“Most of Europe doesn’t alter their pets ever, but are able to responsibly contain them and prevent unwanted breedings. Anyway, that’s my two cents on it, the puppy culture book is a wealth of knowledge and the more educated you are, the better a standing up to pushy veterinarians.”
So a) I will be buying the puppy culture booklet and b) will do everything in my power to keep my girl from being spayed until she is at least a year old and preferably two. Where I live is rampant with unneutered mutts but I have a secure house for her and am with her 100% of the time, so...we should do fine.
My other two Bs (littermates) were neutered younger than a year. One died of lymphoma at age 9 and the other of a brain tumor at age 10. Not sure if it was the early neutering, disreputable breeder, or what, but I really want to do everything I can to give this little girl the longest and best life possible.
I agree that Liz spells it out far more logically and coherently than I could, too. I tend to become marginally incoherent when people tell me spaying without specific health need is necessary / desirable.
In later life, if neutering is going to increase the quality of life for an old friend, then yes. I have done that - twice in 39 years of breeding and keeping these wonderful animals..
But to cut young Basenjis about, just for 'convenience' - because that is the real reason I suspect people do it for - is something I can't get my head around.
I know this board is a few months old but any recommendations on what to do when your basenji girl does go into heat? I’m doing research on whether or not to have our almost 8month old basenji spayed, and leaning towards waiting, but feel apprehensive on the potential mess!
Great, thanks! I haven’t known anyone who has let their dogs go into heat before getting them spayed so this is all new territory for us!
That is so very sad ! and so totally unnecessary. Just imagine subjecting your daughter to a hysterectomy just because you worried about her having a season, the potential mess ? But we have rehearsed all this so many times. . . don't spay until you absolutely have to - for her quality of life in old age.
I'm ahead, or behind, whichever way you look at it, Kova1212, so others have responded to your post before I awoke this morning, however - to set your mind completely at rest -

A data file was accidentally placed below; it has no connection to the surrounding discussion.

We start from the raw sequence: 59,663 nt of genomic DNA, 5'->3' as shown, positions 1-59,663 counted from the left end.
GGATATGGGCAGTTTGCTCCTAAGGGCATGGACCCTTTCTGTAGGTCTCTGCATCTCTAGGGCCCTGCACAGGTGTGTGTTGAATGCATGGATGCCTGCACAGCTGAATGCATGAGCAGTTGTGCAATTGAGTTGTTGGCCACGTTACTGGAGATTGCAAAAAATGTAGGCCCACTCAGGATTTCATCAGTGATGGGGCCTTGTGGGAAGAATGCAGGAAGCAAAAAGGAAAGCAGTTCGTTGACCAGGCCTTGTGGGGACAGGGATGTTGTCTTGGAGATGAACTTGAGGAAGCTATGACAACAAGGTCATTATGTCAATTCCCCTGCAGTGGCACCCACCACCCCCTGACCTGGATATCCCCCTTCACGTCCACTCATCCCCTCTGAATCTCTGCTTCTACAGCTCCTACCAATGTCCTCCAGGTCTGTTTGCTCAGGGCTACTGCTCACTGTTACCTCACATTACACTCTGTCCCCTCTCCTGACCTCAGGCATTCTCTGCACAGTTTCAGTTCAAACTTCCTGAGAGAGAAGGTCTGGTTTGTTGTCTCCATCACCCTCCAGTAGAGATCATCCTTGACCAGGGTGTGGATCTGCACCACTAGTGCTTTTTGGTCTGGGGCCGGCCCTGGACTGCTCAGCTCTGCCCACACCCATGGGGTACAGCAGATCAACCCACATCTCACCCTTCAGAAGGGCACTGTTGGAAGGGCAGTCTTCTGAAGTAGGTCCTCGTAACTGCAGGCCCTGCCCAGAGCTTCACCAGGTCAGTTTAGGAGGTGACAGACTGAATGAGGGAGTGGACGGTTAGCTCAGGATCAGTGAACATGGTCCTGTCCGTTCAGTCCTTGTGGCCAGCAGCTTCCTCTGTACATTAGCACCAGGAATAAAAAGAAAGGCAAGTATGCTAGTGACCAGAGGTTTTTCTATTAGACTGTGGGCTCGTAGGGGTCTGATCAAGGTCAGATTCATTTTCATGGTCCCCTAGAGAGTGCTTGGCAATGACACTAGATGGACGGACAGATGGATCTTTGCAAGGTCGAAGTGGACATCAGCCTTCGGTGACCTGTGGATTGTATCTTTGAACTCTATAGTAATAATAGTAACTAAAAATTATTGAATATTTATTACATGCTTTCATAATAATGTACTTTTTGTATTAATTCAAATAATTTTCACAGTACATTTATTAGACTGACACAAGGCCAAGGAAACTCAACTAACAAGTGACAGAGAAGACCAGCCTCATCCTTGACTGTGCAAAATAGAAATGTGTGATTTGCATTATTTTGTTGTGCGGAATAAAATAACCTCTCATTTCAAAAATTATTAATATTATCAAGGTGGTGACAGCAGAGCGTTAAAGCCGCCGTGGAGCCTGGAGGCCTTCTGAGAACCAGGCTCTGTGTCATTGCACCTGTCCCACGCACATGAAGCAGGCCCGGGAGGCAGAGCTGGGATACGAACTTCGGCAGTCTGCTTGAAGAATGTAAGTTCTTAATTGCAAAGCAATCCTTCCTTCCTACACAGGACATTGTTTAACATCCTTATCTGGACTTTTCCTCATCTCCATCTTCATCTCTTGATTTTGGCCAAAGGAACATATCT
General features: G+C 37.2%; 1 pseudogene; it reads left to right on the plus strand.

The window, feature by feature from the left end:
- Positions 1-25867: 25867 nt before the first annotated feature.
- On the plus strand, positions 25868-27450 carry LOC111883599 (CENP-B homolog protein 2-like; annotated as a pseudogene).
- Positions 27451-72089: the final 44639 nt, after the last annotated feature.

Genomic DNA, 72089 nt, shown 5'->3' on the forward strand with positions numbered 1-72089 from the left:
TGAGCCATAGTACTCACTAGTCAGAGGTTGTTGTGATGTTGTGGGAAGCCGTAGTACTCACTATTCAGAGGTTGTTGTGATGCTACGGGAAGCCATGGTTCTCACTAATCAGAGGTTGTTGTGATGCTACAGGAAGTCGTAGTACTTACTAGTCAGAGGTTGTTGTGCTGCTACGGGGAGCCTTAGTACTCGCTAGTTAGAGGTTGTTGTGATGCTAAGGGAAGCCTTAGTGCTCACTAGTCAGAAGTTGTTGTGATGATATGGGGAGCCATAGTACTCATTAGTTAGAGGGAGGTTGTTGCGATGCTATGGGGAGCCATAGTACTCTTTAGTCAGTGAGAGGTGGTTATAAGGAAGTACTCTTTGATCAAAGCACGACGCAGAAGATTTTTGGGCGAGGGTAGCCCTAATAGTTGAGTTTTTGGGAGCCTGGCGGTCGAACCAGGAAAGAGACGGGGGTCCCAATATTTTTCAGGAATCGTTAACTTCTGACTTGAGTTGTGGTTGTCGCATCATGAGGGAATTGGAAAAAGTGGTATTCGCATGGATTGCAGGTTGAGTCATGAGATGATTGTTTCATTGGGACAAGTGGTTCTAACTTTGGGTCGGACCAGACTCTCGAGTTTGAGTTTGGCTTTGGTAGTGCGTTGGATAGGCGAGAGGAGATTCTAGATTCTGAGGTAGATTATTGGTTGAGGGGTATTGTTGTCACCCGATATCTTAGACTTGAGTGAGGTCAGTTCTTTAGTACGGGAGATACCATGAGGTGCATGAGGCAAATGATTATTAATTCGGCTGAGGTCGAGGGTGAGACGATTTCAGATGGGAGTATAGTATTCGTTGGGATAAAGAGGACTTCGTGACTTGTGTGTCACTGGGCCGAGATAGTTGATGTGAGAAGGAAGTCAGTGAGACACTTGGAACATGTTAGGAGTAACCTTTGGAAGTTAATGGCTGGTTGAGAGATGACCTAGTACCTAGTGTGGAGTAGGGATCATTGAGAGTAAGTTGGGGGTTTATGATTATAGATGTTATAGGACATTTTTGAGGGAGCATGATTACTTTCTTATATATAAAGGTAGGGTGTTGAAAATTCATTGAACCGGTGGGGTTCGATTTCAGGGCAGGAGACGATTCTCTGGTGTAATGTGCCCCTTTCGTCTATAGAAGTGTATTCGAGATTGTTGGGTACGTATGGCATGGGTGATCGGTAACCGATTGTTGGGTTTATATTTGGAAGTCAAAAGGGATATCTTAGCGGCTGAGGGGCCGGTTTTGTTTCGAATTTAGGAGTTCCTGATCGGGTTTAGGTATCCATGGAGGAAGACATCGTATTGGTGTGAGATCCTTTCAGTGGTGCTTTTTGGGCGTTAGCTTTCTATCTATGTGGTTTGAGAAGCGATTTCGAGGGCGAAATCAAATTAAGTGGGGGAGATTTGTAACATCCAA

Basenjis are very clean animals. Even a puppy will pay scrupulous attention to hygiene ! It is perfectly possible you won't even notice her dripping anywhere, so attentive will she be to cleaning herself.
What you will see is a slight swelling at her rear end, a slight puffiness, along with a dark discharge. You can put pants on her, or just put a towel on her favorite chair. The discharge will get much lighter, almost straw colored. That is when she would be most receptive and likely, if mated, to become pregnant.
When it darkens again, you still need to keep her away from the boys, but the ''danger' is less. Actually, most Basenji bitches have quite a narrow 'window' - less than 4 days. But you need to be careful for much longer.
During her season, it is possible that she becomes more affectionate, even clingy. Remember this is the first time for her and she will be aware that her feelings are perfectly natural but may nonetheless be a little confused. So lots of cuddles and absolutely no fuss if she does drip on the carpet ! Pat it clean with cold water and move on.
Once you are through the first season, you will wonder why you worried at all, and hopefully you will let her have her annual season normally for many years to come. Incidentally, because they are (usually) once-a-year girls, a Basenji's season can last longer than that of a mere 'normal' dog !
It goes without saying that you don't take her to dog parks or anywhere she might meet a randy male for the duration of the discharge. I have always found that my girls don't attract other breeds, just as my boys would come and tell me next door's Labrador was in season - but it was something they mentioned in passing, not anything they got excited about.
I am aware others don't agree with me on this - but in my almost 40 years with a pack of Basenjis, I have never had any problems with other breeds. And in this farming community, entire dogs of all shapes and sizes abound.
So let her have her first season, and the ones that will come after that and don't worry. It is all perfectly normal. All it takes is a bit of vigilance and maybe a damp rag or two !
Thank you so much for your informative reply! This makes me feel so much more at ease about it all. Unfortunately it’s in our contract with our breeder to have her spayed eventually, but he also did recommend that we wait at least until her first season so I feel like we can do that! She already seems to like to keep pretty clean, so hopefully that will continue on to when she goes into season.